A few days ago, I made my annual pilgrimage to my optometrist for my eye exam. And like any other visit to my eye doctor, I experienced the initial small talk, general health questions, and eventual invitation to “the chair”. Once seated, I felt my anxiety rise as my chin was placed on the chin pad and the eye apparatus brought up to my face, squeezing my nose in the process.
Next came the dreaded “can you read the bottom line?” question. “No problem”, I thought as I started down the line…”Hhhhh”, “Pppp”, “Sssss”, “Kkkkkkk”, and finally the last character. “Uh, ‘c’…no, no, ‘e’…oh, man!….’o’?” The response of “good” did nothing to soothe my perfectionist tendencies. At last came the questions that just torments the indecisive…”is it better with 3 or 4?”, “better with 1 or 2?”, “is it clearer at 4…or 5?”
And, as if withholding the best for last, out came the eye drops that would just change my life for the next several hours—I was about to get dilated! Sitting there in the chair, waiting for the magic to happen and dabbing the amber tears from my eyes, I was wondering just how I was going to work from home the remainder of the day. After subjecting both eyes to immense, blazing, and irritating light, it was over; a little too anticlimactic. But here came the “But wait, there’s more” moment when they offered me the Cataract 100 sunglasses; you know the kind. They are the disposable sunglasses that instantly make people think you’re in need of a seeing-eye dog. Since it was a cloudy day, I enthusiastically declined and chose to squint my way home.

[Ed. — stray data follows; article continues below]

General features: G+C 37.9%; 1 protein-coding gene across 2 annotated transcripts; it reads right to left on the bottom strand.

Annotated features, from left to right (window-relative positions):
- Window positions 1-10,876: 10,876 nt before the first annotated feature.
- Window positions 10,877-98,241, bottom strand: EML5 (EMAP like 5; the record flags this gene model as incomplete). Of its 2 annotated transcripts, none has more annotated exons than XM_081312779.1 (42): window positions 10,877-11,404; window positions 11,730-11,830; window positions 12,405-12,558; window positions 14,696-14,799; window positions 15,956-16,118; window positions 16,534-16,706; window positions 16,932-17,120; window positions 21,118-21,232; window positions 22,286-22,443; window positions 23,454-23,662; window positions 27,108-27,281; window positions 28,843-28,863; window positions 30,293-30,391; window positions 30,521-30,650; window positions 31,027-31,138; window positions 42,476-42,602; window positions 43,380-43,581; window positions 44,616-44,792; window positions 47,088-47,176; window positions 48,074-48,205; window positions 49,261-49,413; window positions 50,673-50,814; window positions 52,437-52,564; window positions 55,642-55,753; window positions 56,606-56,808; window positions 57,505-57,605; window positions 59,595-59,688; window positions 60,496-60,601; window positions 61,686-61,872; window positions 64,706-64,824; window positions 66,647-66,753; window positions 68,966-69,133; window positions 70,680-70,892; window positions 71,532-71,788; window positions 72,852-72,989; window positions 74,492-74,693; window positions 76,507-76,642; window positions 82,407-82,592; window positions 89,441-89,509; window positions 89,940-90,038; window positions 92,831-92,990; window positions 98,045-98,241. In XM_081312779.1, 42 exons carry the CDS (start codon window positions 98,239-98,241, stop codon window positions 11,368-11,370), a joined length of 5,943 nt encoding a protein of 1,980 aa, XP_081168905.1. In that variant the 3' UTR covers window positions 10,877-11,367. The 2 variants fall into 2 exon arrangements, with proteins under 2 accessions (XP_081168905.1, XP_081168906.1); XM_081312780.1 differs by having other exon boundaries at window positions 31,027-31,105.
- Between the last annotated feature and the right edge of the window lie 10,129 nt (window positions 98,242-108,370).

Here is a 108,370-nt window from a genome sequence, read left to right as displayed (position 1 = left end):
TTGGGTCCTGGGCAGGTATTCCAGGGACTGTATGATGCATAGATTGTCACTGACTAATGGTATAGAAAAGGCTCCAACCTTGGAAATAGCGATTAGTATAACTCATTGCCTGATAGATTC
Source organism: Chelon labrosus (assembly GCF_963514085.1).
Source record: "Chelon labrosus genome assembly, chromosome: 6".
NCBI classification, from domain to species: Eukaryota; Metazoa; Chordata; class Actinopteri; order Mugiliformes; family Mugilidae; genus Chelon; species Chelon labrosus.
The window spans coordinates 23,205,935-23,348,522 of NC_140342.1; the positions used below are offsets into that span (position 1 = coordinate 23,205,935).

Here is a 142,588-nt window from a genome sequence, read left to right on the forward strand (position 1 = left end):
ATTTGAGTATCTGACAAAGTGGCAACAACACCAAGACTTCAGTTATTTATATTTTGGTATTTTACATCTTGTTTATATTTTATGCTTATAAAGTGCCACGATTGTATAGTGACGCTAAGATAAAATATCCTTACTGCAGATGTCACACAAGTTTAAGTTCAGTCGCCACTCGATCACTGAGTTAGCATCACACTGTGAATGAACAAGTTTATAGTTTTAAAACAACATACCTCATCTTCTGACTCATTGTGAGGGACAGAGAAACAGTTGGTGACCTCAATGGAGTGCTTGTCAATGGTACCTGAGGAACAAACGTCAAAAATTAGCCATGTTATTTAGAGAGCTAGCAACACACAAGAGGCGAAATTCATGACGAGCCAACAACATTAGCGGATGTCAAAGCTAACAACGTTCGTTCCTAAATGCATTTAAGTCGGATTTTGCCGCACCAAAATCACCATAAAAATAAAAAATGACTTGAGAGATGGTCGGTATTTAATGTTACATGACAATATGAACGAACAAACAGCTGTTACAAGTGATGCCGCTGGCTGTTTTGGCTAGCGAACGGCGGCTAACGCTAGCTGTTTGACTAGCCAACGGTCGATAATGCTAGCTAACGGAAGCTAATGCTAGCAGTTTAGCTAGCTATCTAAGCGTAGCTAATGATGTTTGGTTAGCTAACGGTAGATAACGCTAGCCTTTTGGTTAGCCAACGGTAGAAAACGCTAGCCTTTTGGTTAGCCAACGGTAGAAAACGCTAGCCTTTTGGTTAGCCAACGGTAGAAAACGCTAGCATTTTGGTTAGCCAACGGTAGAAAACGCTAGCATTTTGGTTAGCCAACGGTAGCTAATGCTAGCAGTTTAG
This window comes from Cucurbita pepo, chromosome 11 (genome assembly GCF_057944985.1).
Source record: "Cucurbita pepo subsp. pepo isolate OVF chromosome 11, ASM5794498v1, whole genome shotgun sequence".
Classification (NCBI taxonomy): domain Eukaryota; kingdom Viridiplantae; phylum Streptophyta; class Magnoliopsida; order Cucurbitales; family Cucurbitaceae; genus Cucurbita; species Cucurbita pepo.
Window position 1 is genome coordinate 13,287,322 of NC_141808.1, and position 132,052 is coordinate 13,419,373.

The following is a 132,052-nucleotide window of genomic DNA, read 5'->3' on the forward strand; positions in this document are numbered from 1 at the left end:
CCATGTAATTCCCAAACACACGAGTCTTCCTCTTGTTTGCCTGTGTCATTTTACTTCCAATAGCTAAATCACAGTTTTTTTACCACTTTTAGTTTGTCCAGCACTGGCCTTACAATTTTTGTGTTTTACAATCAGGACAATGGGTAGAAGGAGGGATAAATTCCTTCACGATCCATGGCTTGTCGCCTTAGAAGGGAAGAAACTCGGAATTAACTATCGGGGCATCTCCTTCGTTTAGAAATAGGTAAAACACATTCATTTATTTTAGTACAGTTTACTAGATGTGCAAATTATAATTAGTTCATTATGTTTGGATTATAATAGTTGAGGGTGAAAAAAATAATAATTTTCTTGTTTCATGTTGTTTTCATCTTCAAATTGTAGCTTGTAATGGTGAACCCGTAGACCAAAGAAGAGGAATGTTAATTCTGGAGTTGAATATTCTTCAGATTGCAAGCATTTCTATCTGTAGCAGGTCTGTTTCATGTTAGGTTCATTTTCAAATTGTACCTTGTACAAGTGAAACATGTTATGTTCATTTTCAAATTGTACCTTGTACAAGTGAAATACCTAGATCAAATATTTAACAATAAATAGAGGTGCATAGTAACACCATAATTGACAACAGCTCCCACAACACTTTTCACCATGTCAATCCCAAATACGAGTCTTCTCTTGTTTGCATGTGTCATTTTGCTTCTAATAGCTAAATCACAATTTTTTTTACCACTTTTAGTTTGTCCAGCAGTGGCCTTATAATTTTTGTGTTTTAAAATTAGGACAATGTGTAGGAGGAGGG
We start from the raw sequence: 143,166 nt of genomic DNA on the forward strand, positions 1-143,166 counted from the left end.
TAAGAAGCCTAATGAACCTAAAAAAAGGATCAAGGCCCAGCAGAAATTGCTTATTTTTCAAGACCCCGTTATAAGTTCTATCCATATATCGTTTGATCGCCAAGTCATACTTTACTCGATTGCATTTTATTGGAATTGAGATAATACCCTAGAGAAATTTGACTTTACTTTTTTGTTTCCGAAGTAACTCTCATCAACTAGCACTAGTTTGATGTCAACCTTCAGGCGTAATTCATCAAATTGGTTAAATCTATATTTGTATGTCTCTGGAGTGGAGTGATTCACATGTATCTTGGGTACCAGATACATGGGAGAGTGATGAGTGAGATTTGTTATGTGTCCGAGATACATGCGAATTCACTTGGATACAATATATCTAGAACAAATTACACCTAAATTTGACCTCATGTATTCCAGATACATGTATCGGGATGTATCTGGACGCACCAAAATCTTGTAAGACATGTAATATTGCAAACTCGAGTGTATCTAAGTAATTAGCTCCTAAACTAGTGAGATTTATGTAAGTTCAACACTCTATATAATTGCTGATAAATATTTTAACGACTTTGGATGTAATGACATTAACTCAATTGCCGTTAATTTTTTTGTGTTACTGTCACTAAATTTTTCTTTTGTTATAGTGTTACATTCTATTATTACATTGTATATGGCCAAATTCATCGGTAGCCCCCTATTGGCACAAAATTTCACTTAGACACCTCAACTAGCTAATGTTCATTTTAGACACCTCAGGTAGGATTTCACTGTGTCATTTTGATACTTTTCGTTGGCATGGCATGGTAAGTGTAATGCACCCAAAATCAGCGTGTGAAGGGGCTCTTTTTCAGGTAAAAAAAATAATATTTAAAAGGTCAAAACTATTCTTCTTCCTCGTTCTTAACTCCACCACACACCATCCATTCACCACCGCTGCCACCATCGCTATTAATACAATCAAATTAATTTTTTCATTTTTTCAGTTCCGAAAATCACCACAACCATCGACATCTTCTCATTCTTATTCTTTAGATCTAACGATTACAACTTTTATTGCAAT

Once back at my home workspace, the kitchen bar, I sat in front of the IBM T510 laptop and stared, trying to focus. I could read e-mails and do my work but not without difficulties. At one point and time, between the dilation and bifocals, my head was bobbing up and down with rhythmic precision and I must have appeared as if an Albatross was in a mating ritual.
Sometimes in life, we inadvertently have our spiritual eyes dilated due to unconfessed sin in our lives. Our spiritual lives become out of focus and a great sensitivity to God’s light begins to occur. And instead of enjoying that beautiful light through God’s word, music or other spiritually motivated sources, our sense of guilt and shame provokes a painful response, many times driving us on to seek shelter in the shadows of our own regrets. It is at those times when we need to seek out God’s “Foster Grants” so to speak of grace and forgiveness. For only when we seek sincere forgiveness to God, and at times ourselves and/or others, can our spiritual eyes once again be completely restored so we can see fully what God’s path is for us to follow.
“The eye is the lamp of the body; so then if your eye is clear, your whole body will be full of light. But if your eye is bad, your whole body will be full of darkness. If then the light that is in you is darkness, how great is the darkness!” Matthew 6:22-23